<Dr Vijay D Shetty - Adult Hip and Knee Surgeon and Sports Medicine Consultant

Hip Procedures / Total Hip Replacement

The hip joint is a ball and socket joint where ball of the thigh bone (femur) joins with the socket (acetabulum) of the pelvic bone. The ball is normally held in the socket by very powerful ligaments that form a complete sleeve around the joint (the joint capsule). The capsule has a delicate lining (the synovium). The ball is covered with a layer of smooth cartilage which is a fairly soft, white substance. The socket is also lined with cartilage. This cartilage cushions the joint, and allows the bones to move on each other with very little friction.

Normal Hip
An x-ray of the hip joint usually shows a "space" between the ball and the socket, which in reality is the gristle (cartilage) because, the cartilage does not show up on x-rays. In the normal hip this "joint space" is approximately 5mm wide and fairly even in outline. This joint space, on the x-ray, reduces significantly when the hip joint is diseased, most commonly due to arthritis (osteoarthritis). Other conditions, such as avascular necrosis and bone tumours also may lead to breakdown of the hip joint and the need for hip replacement surgery.
Diseased Hip
Total hip replacement is a surgical procedure in which the surgeon replaces the ball (head of the femur) and the socket (acetabulum) with new, artificial parts, called prostheses. Hip replacement surgery usually lasts 1 to 2 hours. The new hip is made of materials that allow a natural, gliding motion of the joint. The goals of hip replacement surgery are to improve mobility by relieving pain and improve function of the hip joint.
Replaced Hip
Usually, people do not spend more than 5-7 days in the hospital after hip replacement surgery. Full recovery from the surgery takes 2 to 3 months, some times more, depending on the type of surgery, the overall health of the patient, and the success of rehabilitation.

What to expect as a patient of THR

You are examined by me and, if suitable, a decision to proceed with THR surgery is made. This is a co-operative decision between you, me, your family and your local doctor. The whys and wherefores of this surgery are discussed in detail with you. Main benefits to be expected of this surgery are

Reduced hip pain
Enables you to sleep without pain.
Improved quality of life, ability to return to normal activities.
Return to sports such as tennis, golf, bowls, cycling, gentle snow skiing and walking. It is not advisable to be running following a total hip replacement.
You will be sent for routine blood tests and any other investigations required prior to your surgery a week before surgery.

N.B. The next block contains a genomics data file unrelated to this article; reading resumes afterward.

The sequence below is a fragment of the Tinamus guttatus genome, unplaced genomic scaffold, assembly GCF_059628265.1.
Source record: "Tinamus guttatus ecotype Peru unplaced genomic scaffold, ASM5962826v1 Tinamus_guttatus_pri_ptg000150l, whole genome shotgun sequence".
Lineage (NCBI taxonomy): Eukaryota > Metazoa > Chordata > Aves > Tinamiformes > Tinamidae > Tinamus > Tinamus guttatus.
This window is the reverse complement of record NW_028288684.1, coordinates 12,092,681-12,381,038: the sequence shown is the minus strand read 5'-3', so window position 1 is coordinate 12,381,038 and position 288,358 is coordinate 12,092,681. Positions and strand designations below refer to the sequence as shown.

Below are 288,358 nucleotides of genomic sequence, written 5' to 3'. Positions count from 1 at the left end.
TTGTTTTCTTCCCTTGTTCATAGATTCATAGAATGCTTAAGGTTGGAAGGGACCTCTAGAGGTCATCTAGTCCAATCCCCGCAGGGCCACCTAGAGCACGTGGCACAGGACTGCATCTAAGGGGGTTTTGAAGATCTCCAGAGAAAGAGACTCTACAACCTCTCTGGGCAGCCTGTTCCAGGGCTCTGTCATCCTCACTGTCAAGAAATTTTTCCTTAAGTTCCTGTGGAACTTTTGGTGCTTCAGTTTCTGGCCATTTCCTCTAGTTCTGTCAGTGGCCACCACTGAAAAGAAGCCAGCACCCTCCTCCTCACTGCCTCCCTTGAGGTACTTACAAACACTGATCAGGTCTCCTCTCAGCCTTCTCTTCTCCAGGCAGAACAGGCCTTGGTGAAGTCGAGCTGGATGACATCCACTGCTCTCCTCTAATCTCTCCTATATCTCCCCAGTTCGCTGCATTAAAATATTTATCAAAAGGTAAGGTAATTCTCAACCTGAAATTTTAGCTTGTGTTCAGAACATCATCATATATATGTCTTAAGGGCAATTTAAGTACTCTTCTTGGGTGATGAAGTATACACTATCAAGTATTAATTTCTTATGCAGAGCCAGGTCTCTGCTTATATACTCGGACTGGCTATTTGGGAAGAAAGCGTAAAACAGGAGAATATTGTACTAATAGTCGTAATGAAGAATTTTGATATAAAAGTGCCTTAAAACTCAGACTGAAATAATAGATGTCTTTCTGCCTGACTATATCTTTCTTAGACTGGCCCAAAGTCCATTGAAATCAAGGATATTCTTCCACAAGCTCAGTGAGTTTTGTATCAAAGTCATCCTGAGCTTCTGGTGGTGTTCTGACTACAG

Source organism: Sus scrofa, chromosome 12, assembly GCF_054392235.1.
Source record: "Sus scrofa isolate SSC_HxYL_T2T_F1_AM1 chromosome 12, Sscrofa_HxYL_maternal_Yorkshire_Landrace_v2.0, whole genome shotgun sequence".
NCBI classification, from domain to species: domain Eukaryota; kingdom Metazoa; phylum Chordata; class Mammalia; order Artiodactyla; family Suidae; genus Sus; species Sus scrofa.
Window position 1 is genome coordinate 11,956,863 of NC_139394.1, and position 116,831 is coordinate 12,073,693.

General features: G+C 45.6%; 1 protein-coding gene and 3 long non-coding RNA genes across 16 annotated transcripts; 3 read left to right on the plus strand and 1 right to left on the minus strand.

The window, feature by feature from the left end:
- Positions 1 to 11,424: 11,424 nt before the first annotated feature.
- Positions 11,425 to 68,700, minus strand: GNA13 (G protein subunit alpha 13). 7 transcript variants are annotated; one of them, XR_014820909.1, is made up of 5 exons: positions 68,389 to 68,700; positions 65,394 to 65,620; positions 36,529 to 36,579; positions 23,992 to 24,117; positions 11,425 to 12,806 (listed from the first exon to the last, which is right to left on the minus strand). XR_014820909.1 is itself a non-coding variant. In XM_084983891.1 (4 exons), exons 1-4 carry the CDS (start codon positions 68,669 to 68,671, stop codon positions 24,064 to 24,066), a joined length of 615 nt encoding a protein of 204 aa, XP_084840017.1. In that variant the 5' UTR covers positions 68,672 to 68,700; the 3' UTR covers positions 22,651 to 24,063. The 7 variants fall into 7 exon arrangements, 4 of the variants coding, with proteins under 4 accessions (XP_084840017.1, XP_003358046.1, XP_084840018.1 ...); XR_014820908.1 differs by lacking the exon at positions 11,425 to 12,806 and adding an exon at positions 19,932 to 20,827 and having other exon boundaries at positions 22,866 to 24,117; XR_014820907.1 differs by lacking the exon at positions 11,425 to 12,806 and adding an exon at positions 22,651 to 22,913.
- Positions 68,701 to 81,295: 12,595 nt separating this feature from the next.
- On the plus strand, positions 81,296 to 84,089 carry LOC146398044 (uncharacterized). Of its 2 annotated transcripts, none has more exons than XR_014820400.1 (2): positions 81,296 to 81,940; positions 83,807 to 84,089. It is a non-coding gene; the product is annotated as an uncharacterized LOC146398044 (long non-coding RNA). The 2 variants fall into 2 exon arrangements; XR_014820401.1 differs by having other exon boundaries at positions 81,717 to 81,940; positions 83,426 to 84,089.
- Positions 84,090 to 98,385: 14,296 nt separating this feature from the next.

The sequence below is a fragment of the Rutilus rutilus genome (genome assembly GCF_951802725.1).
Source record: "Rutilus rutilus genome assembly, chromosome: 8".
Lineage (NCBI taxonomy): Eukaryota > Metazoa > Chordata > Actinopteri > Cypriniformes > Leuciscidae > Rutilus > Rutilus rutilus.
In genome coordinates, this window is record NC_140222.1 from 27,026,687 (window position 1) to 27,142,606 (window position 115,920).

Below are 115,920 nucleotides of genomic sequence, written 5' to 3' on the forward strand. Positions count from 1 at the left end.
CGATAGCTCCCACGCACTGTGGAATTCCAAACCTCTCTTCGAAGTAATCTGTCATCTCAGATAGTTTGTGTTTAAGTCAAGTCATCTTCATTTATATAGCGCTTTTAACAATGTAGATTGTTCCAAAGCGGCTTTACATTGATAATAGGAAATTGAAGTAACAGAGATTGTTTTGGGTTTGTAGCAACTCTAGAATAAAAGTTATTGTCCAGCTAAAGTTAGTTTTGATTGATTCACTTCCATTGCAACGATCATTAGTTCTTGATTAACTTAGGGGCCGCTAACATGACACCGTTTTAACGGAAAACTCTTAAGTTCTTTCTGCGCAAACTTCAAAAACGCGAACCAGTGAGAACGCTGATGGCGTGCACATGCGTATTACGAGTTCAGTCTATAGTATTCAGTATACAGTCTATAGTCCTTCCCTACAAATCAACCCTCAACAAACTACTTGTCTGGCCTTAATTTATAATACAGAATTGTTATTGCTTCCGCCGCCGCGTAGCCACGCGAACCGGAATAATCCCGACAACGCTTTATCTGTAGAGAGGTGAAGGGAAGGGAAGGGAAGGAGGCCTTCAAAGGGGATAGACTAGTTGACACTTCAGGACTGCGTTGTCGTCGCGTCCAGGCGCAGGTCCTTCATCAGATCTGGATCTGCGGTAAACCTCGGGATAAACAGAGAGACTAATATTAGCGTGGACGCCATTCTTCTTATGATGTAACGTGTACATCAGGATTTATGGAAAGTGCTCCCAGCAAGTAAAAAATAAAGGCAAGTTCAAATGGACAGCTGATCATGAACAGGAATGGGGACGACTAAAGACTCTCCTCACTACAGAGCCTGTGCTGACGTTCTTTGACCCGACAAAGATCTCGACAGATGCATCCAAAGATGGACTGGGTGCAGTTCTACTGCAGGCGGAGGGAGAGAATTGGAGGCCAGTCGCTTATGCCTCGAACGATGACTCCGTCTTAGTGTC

You will be asked to undertake a general medical check-up with a physician.
You should have any other medical, surgical or dental problems attended to prior to your surgery.
Stop smoking as long as possible prior to surgery.
Day of Surgery
You will be admitted to hospital usually day before or on the day of your surgery.
Further tests may be required on admission.
You will meet the nurses and answer some questions for the hospital records.
The anaesthetist will discuss with you the type of anaesthetic. Anaesthesia may be either general or regional.
Usually the anaesthetist will either sedate you or give you a full anaesthetic if you have a spinal/epidural procedure.
You will be given hospital clothes to change into.
Approximately 30 minutes prior to surgery, you will be transferred to the operating theatre.


Surgery essentially involves exposure of the diseased ball and socket joint and replacing both joint surfaces with man-made, artificial components called prostheses.

There are two types of fixation of components to the parent bone, (a) cemented fixation or (b) uncemented fixation. An uncemented fixation allows bone to grow into it. In the recent years, uncemented components have shown very impressive results and, as a result, I prefer to do uncemneted hip replacements, no matter what the age is, unless local conditions dictate otherwise.

Following insertion of the components the wound is closed usually with absorbable sutures inside and a drain is inserted. Skin usually gets removable sutures.

Post Operation

You will wake up in the recovery room with a number of monitors to record your vital signs such as blood pressure, pulse, oxygen saturation and temperature. You will have a dressing on your hip and a drain coming out of your wound.

Post-operative x-rays will be performed in recovery. Once you are stable and awake you will be taken back to the ward. You will have one or two drips in your arm for fluid and pain relief. This will be explained to you by your anaesthetist.

On the same day, or occasionally, day following surgery, your drains will be removed and you will be allowed to sit out of bed or walk under the supervision of a physiotherapist. You will be able to put all your weight on your hip, unless conditions dictate otherwise, and your physiotherapist will help you with the post-op hip exercises. You may experience some pain and discomforts, which will be kept under control with medications, but if you are in a lot of pain, inform your nurse.